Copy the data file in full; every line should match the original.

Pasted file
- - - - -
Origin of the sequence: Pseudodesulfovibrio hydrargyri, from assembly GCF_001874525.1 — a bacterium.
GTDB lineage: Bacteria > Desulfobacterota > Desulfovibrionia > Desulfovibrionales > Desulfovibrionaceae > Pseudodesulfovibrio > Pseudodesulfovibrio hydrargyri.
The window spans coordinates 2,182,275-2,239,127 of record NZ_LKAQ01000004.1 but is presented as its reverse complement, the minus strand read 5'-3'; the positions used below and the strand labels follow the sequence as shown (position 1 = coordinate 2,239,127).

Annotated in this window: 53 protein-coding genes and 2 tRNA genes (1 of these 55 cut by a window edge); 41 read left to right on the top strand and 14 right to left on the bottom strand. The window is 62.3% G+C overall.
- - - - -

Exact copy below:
Origin of the sequence: Pseudodesulfovibrio hydrargyri, from assembly GCF_001874525.1 — a bacterium.
GTDB lineage: Bacteria > Desulfobacterota > Desulfovibrionia > Desulfovibrionales > Desulfovibrionaceae > Pseudodesulfovibrio > Pseudodesulfovibrio hydrargyri.
The window spans coordinates 2,182,275-2,239,127 of record NZ_LKAQ01000004.1 but is presented as its reverse complement, the minus strand read 5'-3'; the positions used below and the strand labels follow the sequence as shown (position 1 = coordinate 2,239,127).

Annotated in this window: 53 protein-coding genes and 2 tRNA genes (1 of these 55 cut by a window edge); 41 read left to right on the top strand and 14 right to left on the bottom strand. The window is 62.3% G+C overall.